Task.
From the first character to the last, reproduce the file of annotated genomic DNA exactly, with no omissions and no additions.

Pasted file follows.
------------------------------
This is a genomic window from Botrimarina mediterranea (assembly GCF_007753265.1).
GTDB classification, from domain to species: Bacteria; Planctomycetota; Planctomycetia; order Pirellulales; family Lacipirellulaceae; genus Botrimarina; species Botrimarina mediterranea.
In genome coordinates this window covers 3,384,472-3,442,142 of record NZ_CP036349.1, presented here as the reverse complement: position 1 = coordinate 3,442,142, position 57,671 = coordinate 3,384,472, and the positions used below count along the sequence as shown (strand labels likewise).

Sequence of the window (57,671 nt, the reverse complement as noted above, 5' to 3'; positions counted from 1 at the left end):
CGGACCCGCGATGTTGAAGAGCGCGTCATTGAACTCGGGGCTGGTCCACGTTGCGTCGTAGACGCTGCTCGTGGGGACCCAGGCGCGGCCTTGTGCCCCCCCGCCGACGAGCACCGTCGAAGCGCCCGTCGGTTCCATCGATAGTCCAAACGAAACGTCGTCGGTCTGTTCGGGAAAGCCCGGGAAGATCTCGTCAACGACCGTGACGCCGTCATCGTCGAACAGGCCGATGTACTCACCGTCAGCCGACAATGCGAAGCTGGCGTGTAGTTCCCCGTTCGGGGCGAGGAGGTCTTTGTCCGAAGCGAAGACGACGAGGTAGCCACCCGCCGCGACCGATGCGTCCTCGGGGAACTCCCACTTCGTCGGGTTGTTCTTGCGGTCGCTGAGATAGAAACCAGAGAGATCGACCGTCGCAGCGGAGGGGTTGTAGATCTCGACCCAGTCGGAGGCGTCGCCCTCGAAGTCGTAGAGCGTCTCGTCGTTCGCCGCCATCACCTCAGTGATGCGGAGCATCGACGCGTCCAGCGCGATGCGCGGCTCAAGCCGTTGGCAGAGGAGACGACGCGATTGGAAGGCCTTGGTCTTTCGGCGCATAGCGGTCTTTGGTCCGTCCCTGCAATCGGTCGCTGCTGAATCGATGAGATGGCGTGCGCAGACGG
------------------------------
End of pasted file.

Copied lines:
This is a genomic window from Botrimarina mediterranea (assembly GCF_007753265.1).
GTDB classification, from domain to species: Bacteria; Planctomycetota; Planctomycetia; order Pirellulales; family Lacipirellulaceae; genus Botrimarina; species Botrimarina mediterranea.
In genome coordinates this window covers 3,384,472-3,442,142 of record NZ_CP036349.1, presented here as the reverse complement: position 1 = coordinate 3,442,142, position 57,671 = coordinate 3,384,472, and the positions used below count along the sequence as shown (strand labels likewise).

Sequence of the window (57,671 nt, the reverse complement as noted above, 5' to 3'; positions counted from 1 at the left end):
CGGACCCGCGATGTTGAAGAGCGCGTCATTGAACTCGGGGCTGGTCCACGTTGCGTCGTAGACGCTGCTCGTGGGGACCCAGGCGCGGCCTTGTGCCCCCCCGCCGACGAGCACCGTCGAAGCGCCCGTCGGTTCCATCGATAGTCCAAACGAAACGTCGTCGGTCTGTTCGGGAAAGCCCGGGAAGATCTCGTCAACGACCGTGACGCCGTCATCGTCGAACAGGCCGATGTACTCACCGTCAGCCGACAATGCGAAGCTGGCGTGTAGTTCCCCGTTCGGGGCGAGGAGGTCTTTGTCCGAAGCGAAGACGACGAGGTAGCCACCCGCCGCGACCGATGCGTCCTCGGGGAACTCCCACTTCGTCGGGTTGTTCTTGCGGTCGCTGAGATAGAAACCAGAGAGATCGACCGTCGCAGCGGAGGGGTTGTAGATCTCGACCCAGTCGGAGGCGTCGCCCTCGAAGTCGTAGAGCGTCTCGTCGTTCGCCGCCATCACCTCAGTGATGCGGAGCATCGACGCGTCCAGCGCGATGCGCGGCTCAAGCCGTTGGCAGAGGAGACGACGCGATTGGAAGGCCTTGGTCTTTCGGCGCATAGCGGTCTTTGGTCCGTCCCTGCAATCGGTCGCTGCTGAATCGATGAGATGGCGTGCGCAGACGG